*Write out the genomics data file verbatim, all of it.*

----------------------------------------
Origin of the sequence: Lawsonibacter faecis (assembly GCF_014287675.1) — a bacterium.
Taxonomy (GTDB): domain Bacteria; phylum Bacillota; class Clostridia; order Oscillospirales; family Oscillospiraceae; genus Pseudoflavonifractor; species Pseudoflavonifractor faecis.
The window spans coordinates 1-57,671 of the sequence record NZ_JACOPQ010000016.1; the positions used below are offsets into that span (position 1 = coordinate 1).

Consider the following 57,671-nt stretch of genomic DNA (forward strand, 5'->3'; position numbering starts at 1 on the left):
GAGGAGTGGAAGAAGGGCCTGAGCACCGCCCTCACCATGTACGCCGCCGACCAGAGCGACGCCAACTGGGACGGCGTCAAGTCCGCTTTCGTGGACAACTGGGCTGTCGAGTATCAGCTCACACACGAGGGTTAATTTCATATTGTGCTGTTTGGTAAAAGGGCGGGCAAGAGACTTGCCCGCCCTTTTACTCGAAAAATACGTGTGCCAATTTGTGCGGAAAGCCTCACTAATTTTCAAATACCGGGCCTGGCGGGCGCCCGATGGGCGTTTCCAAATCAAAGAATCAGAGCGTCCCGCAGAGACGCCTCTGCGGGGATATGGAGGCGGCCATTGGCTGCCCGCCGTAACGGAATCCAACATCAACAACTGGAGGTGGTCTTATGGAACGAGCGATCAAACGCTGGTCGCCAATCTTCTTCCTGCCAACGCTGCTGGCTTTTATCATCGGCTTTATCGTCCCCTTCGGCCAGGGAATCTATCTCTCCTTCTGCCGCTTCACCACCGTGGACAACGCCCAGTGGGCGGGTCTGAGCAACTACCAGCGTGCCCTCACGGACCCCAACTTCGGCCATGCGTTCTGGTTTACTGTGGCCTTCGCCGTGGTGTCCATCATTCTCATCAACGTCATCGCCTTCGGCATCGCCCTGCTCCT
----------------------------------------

Origin of the sequence: Lawsonibacter faecis (assembly GCF_014287675.1) — a bacterium.
Taxonomy (GTDB): domain Bacteria; phylum Bacillota; class Clostridia; order Oscillospirales; family Oscillospiraceae; genus Pseudoflavonifractor; species Pseudoflavonifractor faecis.
The window spans coordinates 1-57,671 of the sequence record NZ_JACOPQ010000016.1; the positions used below are offsets into that span (position 1 = coordinate 1).

Consider the following 57,671-nt stretch of genomic DNA (forward strand, 5'->3'; position numbering starts at 1 on the left):
GAGGAGTGGAAGAAGGGCCTGAGCACCGCCCTCACCATGTACGCCGCCGACCAGAGCGACGCCAACTGGGACGGCGTCAAGTCCGCTTTCGTGGACAACTGGGCTGTCGAGTATCAGCTCACACACGAGGGTTAATTTCATATTGTGCTGTTTGGTAAAAGGGCGGGCAAGAGACTTGCCCGCCCTTTTACTCGAAAAATACGTGTGCCAATTTGTGCGGAAAGCCTCACTAATTTTCAAATACCGGGCCTGGCGGGCGCCCGATGGGCGTTTCCAAATCAAAGAATCAGAGCGTCCCGCAGAGACGCCTCTGCGGGGATATGGAGGCGGCCATTGGCTGCCCGCCGTAACGGAATCCAACATCAACAACTGGAGGTGGTCTTATGGAACGAGCGATCAAACGCTGGTCGCCAATCTTCTTCCTGCCAACGCTGCTGGCTTTTATCATCGGCTTTATCGTCCCCTTCGGCCAGGGAATCTATCTCTCCTTCTGCCGCTTCACCACCGTGGACAACGCCCAGTGGGCGGGTCTGAGCAACTACCAGCGTGCCCTCACGGACCCCAACTTCGGCCATGCGTTCTGGTTTACTGTGGCCTTCGCCGTGGTGTCCATCATTCTCATCAACGTCATCGCCTTCGGCATCGCCCTGCTCCT